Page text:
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Tax Policy Center
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Tax Expenditures: What are the largest tax expenditures?

Tax expenditures make up a substantial part of the federal budget. Some of them are larger than the entire budgets of the programs or departments that spend money for the same or related purposes; for example, the value of the tax breaks for homeownership exceeds total spending by the Department of Housing and Urban Development.

  • The largest tax expenditure is the exclusion of employers’ contributions for their employees’ medical insurance premiums and medical care. Under this provision, contributions are excluded from the employee’s gross income, while the employer may deduct the cost as a business expense.
  • The next-largest tax expenditure is the combined net exclusion of contributions to and earnings of employer-provided and individual pension plans. These include 401(k) plans, Individual Retirement Accounts (IRAs), the savers’ credit, and Keogh plans. Most of these plans allow taxpayers to exclude employer or individual retirement contributions from their gross income, and to defer taxes on the investment income earned on these savings until the money is withdrawn.
  • The deductibility of mortgage interest on owner-occupied homes is one of the three homeownership subsidies that top the list of tax expenditures. Under this provision the mortgage interest paid by owner-occupants of homes may be taken as a nonbusiness deduction, up to a limit.
  • One of the largest tax expenditures for businesses is the provision that allows for accelerated depreciation of certain types of machinery and equipment.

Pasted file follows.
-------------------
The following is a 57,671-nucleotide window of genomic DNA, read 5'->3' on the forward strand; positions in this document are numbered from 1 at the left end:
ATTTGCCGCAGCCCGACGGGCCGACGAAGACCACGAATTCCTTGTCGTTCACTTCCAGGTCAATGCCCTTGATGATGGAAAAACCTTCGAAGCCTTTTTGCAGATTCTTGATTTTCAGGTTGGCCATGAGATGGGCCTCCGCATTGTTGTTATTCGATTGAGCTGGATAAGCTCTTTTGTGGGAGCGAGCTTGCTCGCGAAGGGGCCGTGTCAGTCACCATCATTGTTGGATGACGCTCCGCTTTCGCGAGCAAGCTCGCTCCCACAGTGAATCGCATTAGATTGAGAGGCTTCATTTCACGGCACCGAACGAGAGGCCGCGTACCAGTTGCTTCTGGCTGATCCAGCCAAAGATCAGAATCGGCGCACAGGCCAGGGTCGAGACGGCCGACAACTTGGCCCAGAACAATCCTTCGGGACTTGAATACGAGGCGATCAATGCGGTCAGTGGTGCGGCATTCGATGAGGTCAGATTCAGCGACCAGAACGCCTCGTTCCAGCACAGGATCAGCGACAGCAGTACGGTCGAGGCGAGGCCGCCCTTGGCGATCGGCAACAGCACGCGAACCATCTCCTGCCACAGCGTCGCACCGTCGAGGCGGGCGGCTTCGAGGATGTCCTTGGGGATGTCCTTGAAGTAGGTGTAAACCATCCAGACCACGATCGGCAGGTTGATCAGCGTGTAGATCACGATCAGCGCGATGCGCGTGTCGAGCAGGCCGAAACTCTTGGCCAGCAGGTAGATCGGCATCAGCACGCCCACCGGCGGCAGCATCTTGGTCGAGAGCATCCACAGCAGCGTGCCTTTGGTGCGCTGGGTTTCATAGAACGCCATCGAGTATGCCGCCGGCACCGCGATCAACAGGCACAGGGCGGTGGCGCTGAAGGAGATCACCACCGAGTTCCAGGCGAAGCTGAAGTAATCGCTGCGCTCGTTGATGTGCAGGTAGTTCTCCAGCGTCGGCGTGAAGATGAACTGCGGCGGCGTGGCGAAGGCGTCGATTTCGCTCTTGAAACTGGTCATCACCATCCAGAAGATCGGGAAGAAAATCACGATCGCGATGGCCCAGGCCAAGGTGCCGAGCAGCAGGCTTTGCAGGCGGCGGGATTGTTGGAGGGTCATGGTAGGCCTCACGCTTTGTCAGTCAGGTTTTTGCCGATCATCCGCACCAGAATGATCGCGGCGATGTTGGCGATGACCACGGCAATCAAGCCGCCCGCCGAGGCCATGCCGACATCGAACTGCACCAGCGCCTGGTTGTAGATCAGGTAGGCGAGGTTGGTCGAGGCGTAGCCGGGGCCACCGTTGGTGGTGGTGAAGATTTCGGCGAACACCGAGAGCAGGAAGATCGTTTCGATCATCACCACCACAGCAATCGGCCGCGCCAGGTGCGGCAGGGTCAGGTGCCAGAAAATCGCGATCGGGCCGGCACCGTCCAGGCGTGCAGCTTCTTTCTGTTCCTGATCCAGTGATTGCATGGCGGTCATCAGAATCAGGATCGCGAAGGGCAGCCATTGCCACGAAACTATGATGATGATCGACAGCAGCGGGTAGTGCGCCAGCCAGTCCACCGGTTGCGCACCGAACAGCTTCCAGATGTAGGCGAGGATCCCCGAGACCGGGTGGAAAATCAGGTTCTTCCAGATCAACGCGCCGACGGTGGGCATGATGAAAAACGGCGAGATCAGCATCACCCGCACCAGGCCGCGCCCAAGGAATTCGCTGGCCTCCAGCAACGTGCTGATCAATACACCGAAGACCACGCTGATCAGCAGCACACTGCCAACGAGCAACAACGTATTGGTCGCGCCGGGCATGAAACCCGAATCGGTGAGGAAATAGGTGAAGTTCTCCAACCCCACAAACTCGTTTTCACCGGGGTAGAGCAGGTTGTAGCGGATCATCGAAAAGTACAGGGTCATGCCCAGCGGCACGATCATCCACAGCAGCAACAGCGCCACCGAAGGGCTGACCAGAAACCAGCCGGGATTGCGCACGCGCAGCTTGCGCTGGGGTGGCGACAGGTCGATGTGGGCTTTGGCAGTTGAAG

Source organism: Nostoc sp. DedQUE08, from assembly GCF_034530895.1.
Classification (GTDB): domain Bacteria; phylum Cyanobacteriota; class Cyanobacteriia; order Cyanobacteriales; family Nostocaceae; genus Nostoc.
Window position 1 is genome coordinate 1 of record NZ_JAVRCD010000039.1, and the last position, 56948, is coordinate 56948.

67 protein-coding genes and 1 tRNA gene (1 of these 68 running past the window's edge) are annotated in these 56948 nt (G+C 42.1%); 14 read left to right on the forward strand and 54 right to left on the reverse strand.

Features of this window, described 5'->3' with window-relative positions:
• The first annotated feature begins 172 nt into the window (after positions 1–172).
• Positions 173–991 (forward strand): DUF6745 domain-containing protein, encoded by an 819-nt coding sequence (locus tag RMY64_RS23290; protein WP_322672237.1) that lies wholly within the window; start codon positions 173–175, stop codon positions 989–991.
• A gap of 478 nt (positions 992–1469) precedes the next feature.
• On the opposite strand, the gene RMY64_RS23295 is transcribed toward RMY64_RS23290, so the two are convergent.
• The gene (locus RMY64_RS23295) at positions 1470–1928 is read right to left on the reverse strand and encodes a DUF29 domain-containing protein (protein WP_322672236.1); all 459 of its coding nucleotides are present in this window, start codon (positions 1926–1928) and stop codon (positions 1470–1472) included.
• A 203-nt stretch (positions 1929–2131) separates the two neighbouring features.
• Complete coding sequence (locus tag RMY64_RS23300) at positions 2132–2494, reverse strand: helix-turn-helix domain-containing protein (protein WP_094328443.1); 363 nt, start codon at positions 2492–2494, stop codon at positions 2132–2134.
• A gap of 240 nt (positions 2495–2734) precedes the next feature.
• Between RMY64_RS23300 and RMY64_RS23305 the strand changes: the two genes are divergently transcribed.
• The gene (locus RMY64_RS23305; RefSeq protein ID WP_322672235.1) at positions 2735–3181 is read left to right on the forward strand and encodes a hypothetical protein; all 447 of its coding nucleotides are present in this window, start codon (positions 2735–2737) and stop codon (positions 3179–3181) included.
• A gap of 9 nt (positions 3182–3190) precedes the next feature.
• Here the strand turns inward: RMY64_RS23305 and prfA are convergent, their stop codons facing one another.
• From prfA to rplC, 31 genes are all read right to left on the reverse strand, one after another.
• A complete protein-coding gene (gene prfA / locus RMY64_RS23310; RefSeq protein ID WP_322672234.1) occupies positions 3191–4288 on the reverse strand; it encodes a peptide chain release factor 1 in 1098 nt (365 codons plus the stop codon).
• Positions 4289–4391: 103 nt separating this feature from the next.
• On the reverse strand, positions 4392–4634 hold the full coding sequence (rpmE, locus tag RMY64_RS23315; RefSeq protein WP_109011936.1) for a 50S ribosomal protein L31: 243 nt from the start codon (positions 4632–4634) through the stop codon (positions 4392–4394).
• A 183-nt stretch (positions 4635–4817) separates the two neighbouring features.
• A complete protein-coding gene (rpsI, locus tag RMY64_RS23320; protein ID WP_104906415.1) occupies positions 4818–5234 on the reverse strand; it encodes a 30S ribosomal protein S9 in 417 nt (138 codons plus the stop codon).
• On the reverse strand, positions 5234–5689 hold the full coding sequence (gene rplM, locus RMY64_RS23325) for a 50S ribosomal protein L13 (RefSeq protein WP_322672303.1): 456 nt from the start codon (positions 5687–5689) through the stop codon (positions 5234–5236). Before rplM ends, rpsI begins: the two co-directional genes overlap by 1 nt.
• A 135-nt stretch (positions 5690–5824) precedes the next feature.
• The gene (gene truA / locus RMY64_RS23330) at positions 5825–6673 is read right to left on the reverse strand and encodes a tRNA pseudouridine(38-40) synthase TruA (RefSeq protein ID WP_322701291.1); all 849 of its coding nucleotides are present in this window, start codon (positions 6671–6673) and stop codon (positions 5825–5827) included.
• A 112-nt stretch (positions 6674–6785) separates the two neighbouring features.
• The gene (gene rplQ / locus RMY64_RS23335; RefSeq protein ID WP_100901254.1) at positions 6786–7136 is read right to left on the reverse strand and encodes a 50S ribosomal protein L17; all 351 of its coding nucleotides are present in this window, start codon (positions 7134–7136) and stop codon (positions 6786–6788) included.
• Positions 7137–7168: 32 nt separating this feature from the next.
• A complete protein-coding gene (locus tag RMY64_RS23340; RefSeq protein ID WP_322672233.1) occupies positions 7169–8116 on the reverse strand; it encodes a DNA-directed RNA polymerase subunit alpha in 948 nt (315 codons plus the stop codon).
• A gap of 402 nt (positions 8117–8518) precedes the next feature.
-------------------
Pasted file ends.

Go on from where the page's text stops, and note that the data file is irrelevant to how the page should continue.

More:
• The deductability of nonbusiness state and local taxes other than on owner-occupied homes is another large tax expenditure.  These taxes are deductible even though they may pay for services received from the state or local government.
  • Deductions of charitable contributions to nonprofit educational institutions, nonprofit health institutions, and organizations other than those for education and health are listed as three separate tax expenditures, but deductions for charitable contributions combined would rank as the sixth-largest tax expenditure.
  • Another large tax expenditure for businesses is the deferral of income from controlled foreign corporations.  Income earned by a U.S. firm through a foreign subsidiary is exempt from taxation by the U.S. until it is returned to the U.S. parent company as dividends or other income.
  • Homeowners may exclude up to $250,000 ($500,000 for a couple filing jointly) of capital gains on the sale of their principal residence.  This is the second-largest homeownership tax subsidy.
  • The third large tax subsidy for homeownership is the deductibility of state and local property tax on owner-occupied homes.  Homeowners who itemize may deduct the amount of property taxes they paid, while nonitemizers may take a deduction in addition to the standard deduction of $250 for single filers and $500 for joint filers.
  • Taxpayers with one or more children under age 17 qualify for a partially refundable child credit of $1,000 per child.  Only the nonrefundable portion of the credit is counted as a tax expenditure; any refundable portion is considered an outlay.
  • The reduced tax rate on capital gains is another large tax expenditure. These gains are taxed at a lower rate than ordinary income, provided they are held for more than one year.
  • The step-up in basis of capital gains precludes assets from being taxed on any gains accrued, but not realized, at the death of the owner. If the estate tax remains repealed in 2010, some heirs will no longer benefit from this provision.
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